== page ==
Engines purchased after Sept. 30, 2002, will include some of the
same improvements when engines fully equipped with Caterpillar's
Advanced Combustion Emission Reduction Technology (ACERT) are
introduced starting early in 2003.
truck owners are concerned about maintenance costs for these engines
as well as engines from other manufacturers equipped with cooled
exhaust gas recirculation (EGR).
says maintenance schedules for its engines purchased after Sept.
30, will not change. There is no dilution in oil change intervals,
and engines are compatible with CH-4 and CI-4 lube oils, the company
said, adding: "Truck owners don't have to use new, more expensive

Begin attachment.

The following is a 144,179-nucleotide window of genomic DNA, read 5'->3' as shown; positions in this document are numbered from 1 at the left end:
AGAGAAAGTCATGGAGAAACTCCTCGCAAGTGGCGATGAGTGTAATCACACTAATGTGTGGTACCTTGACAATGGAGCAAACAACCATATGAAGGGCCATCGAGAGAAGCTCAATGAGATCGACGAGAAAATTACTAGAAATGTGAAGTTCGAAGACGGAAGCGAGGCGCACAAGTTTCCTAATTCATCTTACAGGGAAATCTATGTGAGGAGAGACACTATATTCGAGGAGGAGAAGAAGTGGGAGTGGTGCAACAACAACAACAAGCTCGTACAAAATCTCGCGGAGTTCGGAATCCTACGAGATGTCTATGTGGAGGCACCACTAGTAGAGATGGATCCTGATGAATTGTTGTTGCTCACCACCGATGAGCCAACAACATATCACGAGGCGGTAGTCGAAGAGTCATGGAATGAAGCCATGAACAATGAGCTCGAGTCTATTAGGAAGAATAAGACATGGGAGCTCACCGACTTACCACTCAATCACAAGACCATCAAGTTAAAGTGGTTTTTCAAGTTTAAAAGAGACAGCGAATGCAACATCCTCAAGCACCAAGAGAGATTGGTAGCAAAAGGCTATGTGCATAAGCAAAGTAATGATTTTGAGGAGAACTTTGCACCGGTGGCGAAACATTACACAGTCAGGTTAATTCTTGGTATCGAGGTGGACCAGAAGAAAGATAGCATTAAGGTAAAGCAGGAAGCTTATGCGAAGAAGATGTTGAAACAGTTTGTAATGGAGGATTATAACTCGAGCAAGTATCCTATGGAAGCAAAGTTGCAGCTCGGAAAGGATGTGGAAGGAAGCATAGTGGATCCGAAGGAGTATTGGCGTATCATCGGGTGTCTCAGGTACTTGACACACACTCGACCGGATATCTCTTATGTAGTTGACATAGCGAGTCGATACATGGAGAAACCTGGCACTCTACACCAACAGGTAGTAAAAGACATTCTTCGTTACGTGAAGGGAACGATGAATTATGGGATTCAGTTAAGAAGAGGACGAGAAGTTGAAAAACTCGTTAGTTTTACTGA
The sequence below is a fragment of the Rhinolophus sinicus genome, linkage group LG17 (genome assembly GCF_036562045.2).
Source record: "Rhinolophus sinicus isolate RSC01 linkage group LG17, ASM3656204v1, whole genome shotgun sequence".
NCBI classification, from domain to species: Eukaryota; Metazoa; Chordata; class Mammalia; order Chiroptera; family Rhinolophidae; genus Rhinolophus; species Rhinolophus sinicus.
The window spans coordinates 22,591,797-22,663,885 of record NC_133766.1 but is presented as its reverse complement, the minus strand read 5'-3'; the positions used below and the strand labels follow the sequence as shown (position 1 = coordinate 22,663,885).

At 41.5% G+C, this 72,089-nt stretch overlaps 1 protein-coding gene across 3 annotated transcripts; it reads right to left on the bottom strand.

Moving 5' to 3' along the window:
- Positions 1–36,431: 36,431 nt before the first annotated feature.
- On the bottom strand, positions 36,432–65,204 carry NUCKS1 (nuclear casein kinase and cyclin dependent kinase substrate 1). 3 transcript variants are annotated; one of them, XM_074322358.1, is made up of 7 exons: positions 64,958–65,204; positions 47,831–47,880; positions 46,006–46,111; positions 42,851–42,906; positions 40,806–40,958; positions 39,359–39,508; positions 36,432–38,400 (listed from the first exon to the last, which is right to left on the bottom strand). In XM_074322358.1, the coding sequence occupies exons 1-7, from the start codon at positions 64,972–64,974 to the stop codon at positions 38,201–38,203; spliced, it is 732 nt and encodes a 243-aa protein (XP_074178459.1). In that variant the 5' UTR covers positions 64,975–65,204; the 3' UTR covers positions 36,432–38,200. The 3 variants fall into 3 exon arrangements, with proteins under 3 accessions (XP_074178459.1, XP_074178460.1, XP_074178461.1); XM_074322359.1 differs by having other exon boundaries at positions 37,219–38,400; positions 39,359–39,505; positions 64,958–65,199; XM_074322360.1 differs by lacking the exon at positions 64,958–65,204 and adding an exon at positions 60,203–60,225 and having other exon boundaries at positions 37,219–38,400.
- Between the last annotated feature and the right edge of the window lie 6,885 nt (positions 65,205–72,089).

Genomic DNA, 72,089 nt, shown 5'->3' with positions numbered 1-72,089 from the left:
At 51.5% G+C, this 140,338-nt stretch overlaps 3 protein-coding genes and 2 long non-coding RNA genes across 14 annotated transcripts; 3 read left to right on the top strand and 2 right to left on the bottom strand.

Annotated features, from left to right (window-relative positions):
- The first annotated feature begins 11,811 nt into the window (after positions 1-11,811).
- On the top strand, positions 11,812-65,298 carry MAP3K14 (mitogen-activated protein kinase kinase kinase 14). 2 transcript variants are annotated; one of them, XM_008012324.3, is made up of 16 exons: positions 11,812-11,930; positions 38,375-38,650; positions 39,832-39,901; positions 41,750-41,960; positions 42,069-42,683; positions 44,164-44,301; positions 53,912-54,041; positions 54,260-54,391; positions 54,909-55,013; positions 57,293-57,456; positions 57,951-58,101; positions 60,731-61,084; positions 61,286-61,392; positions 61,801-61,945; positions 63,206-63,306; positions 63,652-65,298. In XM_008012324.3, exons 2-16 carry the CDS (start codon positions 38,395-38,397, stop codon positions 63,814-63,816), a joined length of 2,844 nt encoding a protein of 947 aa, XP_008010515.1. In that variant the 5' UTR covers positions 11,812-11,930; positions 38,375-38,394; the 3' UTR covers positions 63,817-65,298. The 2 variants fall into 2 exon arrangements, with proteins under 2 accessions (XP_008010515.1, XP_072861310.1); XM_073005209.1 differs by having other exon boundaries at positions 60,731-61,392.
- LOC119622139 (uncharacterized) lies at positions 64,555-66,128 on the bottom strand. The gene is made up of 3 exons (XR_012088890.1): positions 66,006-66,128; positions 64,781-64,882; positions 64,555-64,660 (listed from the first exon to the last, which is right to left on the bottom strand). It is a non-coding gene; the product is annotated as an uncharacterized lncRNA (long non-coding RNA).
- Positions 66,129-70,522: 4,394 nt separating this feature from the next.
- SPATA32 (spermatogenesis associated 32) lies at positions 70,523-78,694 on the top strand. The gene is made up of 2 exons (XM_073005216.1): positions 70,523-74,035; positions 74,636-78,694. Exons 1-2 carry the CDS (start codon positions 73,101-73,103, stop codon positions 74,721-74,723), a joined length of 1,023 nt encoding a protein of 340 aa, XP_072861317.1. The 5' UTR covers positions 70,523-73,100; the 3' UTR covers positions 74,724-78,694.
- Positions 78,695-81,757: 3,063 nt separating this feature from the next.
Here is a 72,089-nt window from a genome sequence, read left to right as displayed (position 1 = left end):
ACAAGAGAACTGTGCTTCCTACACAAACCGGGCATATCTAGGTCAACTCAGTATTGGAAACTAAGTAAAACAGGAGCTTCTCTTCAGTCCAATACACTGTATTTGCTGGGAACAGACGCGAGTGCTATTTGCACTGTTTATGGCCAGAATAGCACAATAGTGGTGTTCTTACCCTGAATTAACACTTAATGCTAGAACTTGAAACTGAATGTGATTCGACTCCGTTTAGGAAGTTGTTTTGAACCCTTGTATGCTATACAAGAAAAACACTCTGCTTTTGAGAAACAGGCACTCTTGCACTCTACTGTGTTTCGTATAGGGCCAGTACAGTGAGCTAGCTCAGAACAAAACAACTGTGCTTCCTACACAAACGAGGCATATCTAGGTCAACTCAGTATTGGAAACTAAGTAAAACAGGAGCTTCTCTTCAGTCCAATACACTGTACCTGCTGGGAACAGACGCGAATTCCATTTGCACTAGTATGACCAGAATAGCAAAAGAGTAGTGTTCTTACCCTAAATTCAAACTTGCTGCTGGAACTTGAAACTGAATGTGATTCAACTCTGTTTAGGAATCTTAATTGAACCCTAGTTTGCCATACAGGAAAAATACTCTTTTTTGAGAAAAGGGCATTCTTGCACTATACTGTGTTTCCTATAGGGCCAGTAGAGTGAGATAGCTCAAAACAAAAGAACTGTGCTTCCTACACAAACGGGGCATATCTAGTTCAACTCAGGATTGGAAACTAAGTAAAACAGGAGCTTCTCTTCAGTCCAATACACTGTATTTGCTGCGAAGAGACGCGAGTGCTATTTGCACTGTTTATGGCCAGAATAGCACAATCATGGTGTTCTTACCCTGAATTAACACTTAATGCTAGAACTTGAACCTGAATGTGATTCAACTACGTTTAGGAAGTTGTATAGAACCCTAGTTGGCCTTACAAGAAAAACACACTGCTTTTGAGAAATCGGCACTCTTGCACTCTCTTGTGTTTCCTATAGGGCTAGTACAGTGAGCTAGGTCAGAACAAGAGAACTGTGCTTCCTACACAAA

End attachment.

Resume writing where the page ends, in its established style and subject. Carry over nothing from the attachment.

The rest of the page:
oils required by engines equipped with cooled EGR."
says its engines will utilize the Caterpillar Diesel Oxidation
Catalyst to optimize emission levels. This catalyst is incorporated
into each truck OEM's chassis and requires no maintenance.
on Caterpillar research and EPA data, reliability, durability
and maintenance costs will be substantially better than engines
with cooled EGR," said Steve Brown, marketing manager, Caterpillar
On-Highway Division. "In short, this will be the best engine
value available to customers during this period."
to the EPA, cooled EGR engines could cost customers $15,000 in
incremental owing and operating costs.
indicates that the intense heat load generated in the cooled EGR
engine, plus the unavoidable combination of sulfur in the fuel mixing
with hydrogen from the combustion cycle and becoming sulfuric acid
in the engine, will significantly limit extended oil drain intervals
and ultimately shorten engine life," Brown said.